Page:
“Allergies are underestimated”: Expert on animals, pollen and tablets

“Allergies are underestimated”: Expert on animals, pollen and tablets

Margitta Worm is one of the leading experts on excessive defensive reactions. A conversation about effective antibodies, syringe pens and hay fever tablets.

You’ve probably heard this before: “Oh, those with their allergies shouldn’t act like that!”
I could now answer: “I’m allergic to that!” But this expression also suggests that an illness is being trivialized here. The impact of allergies on people is generally underestimated. Maybe because so many people have allergies, roughly one in four. And then the runny nose, three weeks into the birch blossom season, is lumped together with severe, life-threatening allergies, which also exist: to certain foods, medications or insect bites. Such a dangerous allergy, which can manifest itself in an allergic shock, usually presents itself with minor symptoms.

Allergic shock is one of your specialties.
In fact, it has been my research hobby horse for around 15 years. Especially because I was tired of this trivialization of allergies. The core of the research is the “Anaphylaxis Register”, which now compiles data from 15,000 people worldwide who have suffered such a shock.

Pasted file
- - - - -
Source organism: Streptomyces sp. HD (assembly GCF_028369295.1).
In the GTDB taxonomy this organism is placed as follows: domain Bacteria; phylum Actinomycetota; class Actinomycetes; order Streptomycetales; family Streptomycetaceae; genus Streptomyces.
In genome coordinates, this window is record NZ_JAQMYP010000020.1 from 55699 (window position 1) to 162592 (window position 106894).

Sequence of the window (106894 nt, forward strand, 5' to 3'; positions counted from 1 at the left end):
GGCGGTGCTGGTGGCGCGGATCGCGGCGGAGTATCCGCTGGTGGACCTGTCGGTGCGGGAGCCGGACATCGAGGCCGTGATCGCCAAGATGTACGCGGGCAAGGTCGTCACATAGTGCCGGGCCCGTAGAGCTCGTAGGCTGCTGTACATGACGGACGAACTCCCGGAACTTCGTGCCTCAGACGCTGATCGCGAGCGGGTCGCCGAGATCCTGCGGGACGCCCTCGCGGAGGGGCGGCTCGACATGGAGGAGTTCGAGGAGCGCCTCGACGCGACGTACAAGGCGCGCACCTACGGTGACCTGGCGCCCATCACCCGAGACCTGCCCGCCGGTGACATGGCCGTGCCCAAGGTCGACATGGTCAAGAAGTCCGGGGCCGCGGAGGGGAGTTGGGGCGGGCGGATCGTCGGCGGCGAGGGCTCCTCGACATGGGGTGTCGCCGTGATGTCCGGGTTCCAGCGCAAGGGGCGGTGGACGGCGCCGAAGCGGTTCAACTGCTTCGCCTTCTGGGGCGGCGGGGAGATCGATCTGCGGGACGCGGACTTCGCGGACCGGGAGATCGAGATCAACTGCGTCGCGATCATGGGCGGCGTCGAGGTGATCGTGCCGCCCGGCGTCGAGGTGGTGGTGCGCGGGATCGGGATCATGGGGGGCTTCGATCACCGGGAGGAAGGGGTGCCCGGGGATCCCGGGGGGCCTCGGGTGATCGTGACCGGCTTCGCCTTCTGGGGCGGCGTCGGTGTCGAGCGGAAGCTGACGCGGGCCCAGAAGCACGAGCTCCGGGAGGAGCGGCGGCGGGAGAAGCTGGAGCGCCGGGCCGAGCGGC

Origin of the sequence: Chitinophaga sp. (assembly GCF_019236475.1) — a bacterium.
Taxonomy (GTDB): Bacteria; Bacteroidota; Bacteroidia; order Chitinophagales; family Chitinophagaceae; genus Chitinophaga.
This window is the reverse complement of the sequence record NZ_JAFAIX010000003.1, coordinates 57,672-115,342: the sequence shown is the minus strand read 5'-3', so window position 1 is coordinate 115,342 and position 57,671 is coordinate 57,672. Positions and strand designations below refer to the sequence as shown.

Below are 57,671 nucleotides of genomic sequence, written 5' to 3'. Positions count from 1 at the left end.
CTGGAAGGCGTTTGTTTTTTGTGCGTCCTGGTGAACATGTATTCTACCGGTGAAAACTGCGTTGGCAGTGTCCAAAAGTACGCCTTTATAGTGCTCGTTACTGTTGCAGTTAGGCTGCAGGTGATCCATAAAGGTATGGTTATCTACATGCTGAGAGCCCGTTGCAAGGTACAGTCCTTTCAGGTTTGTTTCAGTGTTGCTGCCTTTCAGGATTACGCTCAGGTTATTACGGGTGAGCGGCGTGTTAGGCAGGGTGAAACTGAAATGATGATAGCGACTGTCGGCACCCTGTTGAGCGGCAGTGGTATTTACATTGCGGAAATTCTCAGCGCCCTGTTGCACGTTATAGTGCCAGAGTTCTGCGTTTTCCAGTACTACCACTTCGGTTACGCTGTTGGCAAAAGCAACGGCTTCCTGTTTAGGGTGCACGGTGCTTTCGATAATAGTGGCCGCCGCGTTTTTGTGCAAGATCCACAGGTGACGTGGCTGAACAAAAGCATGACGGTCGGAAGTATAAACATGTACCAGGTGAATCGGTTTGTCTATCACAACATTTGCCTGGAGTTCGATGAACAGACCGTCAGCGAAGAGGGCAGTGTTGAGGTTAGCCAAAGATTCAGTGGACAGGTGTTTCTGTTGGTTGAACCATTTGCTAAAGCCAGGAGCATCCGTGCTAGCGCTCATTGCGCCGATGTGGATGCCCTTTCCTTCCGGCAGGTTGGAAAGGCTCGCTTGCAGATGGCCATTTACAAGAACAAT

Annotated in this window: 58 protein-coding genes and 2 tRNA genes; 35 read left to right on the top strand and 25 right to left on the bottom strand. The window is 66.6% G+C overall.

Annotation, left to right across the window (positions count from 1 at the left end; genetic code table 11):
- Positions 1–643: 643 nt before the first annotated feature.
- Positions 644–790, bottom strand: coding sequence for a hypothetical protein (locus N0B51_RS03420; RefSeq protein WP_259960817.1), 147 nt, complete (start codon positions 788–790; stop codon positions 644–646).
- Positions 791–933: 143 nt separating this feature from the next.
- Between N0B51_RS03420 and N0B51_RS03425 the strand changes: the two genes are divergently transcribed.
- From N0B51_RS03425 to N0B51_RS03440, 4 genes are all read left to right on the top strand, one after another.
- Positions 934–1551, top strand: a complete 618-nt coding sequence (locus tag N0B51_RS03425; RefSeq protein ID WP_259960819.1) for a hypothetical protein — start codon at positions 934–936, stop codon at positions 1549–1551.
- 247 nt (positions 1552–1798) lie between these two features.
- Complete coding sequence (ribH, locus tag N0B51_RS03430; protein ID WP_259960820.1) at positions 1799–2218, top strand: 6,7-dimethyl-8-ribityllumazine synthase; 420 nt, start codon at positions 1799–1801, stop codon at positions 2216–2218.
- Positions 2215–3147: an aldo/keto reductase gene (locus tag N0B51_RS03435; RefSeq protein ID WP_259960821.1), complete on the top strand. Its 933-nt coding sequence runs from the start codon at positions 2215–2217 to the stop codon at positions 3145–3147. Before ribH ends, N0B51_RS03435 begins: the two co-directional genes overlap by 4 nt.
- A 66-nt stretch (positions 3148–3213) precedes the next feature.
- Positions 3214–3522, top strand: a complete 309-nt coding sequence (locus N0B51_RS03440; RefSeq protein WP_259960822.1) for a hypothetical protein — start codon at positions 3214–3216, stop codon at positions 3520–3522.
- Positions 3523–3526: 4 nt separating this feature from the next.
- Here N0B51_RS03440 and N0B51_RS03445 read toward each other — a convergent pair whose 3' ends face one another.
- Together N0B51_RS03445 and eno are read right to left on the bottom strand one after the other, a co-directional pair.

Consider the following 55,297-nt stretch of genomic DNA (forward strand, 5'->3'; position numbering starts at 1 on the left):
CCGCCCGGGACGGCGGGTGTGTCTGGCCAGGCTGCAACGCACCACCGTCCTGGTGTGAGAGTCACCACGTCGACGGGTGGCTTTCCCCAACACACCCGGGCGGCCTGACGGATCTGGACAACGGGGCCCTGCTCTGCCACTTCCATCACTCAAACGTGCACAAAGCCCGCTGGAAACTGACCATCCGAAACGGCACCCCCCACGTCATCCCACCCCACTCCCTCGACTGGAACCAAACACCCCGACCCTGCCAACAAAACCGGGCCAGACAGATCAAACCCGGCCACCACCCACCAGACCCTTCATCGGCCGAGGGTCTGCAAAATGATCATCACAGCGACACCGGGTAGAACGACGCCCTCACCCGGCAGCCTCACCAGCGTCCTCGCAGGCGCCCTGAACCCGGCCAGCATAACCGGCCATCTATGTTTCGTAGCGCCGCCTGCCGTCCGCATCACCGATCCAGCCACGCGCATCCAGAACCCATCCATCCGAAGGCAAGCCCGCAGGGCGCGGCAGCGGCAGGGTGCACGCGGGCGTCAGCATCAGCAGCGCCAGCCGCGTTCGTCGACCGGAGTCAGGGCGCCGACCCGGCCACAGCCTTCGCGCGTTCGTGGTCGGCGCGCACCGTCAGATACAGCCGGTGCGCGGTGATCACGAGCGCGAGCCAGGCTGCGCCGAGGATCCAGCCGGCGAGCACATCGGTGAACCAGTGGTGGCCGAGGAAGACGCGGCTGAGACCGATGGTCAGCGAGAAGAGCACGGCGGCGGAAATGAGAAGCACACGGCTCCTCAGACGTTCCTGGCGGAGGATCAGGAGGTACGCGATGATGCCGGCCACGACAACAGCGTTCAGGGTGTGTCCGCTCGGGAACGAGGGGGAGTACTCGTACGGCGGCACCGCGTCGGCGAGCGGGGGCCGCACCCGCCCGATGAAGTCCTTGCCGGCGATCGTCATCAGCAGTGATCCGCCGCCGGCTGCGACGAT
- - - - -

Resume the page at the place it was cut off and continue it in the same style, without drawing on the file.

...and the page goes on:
What happens?
It is typical for different organs to be affected at the same time. There are a variety of allergy symptoms that occur together with shock: hives, rash, itching on the skin. Itching, tingling and burning in the eyes, nose, mouth and throat. The nose is flowing. The airways narrow and shortness of breath occurs. Nausea, vomiting and diarrhea are also included. Ultimately, the shock leads to respiratory and cardiac arrest. Death registers list allergy shock as the cause of death up to 150 times a year. However, I assume that the number of unreported cases could be ten times higher because the shock is not always recognized due to its somewhat diffuse appearance. When a person just falls down like that, you tend to think about your heart.

What did you find out from your survey?
The fact that the triggers depend on age: For children, food comes first, for adults it is insect bites. Children are more likely to react with their respiratory tract; in adults, the circulatory system is most often disturbed.

For those at risk, there are “pens” – syringe pens with life-saving adrenaline. Should every allergy sufferer have one of these?
That would be a bit exaggerated. Good information is more important: If you are an allergy sufferer and have ever had a reaction involving the circulatory or respiratory tract, you should definitely have an allergology practice clarify whether you need such an emergency kit. In the vast majority of cases, severe shocks had a more benign history.

Allergies are becoming more common, they say. If it’s true – why is that?

Source: Stern

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